• cargo new <name> to create a new binary project
  • cargo new <name> --lib to create a new library project
  • cargo check to check if code can be compiled
  • cargo build to compile the current project
  • cargo test run the contained tests
  • cargo run to build and start the current project
  • cargo doc --open to show documentation
  • cargo build --release to build it for release
  • cargo install <pack> to install a package
  • cargo install-update -a to update all installed modules

Installing

You can install binary crates by using:

cargo +nightly install --force racer
cargo install --force rustsym
cargo install --force cargo-outdated

The --force parameter allows to reinstall (update) if it is already installed.

Dependencies

Within Cargo.toml you specify which dependencies you need:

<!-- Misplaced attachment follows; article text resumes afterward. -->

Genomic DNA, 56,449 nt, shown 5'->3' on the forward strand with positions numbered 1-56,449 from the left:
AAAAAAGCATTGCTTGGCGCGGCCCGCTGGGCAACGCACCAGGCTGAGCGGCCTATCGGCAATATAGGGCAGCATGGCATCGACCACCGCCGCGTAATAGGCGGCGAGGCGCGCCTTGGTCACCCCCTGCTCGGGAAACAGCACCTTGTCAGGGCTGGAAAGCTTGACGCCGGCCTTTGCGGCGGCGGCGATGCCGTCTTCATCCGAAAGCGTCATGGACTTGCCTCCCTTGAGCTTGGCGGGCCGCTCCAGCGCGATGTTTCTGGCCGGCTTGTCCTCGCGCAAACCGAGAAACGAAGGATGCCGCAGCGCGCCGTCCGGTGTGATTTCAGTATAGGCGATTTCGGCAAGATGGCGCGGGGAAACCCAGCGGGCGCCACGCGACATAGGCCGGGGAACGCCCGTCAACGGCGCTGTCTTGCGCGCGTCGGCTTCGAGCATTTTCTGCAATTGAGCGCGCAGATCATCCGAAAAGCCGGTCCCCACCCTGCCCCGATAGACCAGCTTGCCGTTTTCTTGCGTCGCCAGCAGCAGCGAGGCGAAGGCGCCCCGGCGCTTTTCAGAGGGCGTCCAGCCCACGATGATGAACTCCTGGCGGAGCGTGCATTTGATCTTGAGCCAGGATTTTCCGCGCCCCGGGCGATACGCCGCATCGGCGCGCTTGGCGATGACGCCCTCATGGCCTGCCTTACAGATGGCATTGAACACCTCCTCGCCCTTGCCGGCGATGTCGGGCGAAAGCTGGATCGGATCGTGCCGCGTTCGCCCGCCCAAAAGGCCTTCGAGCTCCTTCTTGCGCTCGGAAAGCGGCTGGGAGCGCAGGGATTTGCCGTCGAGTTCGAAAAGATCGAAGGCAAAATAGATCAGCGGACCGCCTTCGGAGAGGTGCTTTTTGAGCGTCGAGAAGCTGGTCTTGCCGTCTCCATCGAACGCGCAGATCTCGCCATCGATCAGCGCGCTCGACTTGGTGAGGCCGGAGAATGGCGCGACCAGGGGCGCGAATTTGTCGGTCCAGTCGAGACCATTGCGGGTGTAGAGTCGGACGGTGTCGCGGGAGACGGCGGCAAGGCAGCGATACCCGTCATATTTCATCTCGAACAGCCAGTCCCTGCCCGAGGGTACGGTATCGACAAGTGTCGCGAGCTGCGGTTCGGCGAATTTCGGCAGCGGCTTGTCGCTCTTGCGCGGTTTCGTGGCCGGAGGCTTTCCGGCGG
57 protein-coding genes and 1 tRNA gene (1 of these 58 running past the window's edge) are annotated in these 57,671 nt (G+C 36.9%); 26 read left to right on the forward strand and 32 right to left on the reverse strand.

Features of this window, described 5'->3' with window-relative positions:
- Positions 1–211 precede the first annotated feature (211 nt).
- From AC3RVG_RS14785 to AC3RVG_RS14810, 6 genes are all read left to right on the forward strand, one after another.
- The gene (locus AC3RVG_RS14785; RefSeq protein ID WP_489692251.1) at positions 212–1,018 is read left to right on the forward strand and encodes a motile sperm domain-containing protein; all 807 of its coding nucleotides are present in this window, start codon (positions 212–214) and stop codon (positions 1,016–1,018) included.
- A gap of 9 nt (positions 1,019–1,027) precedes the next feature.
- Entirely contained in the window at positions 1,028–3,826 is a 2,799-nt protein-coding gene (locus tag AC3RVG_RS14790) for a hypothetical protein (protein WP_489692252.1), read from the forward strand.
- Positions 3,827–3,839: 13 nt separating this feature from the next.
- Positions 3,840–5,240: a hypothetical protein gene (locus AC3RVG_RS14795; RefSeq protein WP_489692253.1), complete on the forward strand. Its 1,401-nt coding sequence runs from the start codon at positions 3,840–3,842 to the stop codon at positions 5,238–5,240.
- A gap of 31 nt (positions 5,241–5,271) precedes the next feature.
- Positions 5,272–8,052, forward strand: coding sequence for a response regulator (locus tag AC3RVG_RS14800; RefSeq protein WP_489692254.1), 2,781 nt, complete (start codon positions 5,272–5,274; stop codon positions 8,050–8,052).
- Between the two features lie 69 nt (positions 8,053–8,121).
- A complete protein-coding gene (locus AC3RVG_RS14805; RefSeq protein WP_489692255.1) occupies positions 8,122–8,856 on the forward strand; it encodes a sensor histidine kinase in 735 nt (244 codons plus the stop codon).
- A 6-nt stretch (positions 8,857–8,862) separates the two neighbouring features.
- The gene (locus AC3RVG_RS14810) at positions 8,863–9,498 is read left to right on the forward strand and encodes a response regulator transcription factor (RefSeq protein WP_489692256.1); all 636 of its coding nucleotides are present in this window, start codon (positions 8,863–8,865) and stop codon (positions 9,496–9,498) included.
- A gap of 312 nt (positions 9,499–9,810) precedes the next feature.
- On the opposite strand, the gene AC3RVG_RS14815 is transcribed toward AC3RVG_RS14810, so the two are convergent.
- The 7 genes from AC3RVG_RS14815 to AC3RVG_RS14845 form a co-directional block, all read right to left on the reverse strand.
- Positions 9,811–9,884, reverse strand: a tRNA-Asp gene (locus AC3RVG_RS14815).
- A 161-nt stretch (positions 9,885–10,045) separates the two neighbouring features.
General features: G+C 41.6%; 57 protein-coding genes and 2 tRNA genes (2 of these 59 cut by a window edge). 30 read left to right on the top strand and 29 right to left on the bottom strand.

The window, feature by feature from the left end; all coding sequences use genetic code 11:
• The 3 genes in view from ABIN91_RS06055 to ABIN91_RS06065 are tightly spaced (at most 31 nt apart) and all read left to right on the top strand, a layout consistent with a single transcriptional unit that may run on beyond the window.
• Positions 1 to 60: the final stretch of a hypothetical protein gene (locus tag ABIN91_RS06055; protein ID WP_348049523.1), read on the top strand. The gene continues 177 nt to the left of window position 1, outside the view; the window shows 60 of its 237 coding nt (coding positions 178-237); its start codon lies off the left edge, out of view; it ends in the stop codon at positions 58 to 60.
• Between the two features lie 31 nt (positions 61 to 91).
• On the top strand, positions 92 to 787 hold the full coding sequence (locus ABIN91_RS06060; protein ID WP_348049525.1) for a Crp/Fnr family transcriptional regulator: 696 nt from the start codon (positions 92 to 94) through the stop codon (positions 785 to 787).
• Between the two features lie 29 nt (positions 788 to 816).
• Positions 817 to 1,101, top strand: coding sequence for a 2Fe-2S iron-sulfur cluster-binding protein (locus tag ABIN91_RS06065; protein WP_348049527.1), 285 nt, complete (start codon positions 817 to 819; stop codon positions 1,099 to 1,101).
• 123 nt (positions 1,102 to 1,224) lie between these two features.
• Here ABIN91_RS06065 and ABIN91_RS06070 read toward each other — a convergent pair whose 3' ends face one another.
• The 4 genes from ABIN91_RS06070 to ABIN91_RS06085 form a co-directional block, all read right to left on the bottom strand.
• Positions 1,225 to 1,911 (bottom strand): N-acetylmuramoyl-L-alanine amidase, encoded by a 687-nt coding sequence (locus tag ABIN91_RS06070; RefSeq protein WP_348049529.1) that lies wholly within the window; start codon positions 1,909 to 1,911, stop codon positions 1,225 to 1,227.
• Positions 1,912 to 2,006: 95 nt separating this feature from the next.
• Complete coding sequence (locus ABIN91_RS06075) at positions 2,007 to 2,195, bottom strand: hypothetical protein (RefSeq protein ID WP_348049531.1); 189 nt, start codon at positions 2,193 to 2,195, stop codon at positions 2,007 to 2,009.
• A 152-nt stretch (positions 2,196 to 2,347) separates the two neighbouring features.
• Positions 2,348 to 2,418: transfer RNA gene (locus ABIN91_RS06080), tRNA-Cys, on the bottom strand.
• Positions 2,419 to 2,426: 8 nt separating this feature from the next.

[dependencies]
console = "^0.6.1"
actix-web = "~0.7"
clap = "^2.31.2"

You specify the versions like:

  • direct version number
  • ^ prefix - the new version number does not modify the left-most non-zero digit
  • ~ prefix - the specified number has to met but patch-level changes are allowed
  • * allows wildcard at the end
  • < > = - to manually specify

To show which dependencies are too old:

cargo outdated

And to update according the defined versions:

cargo update

Profiles

Cargo has two predefined and customizable profiles: the dev profile Cargo uses when you run cargo build and the release profile Cargo uses when you run cargo build --release.

To change them define a section [profile.dev] or [profile.release] in Cargo.toml.

Test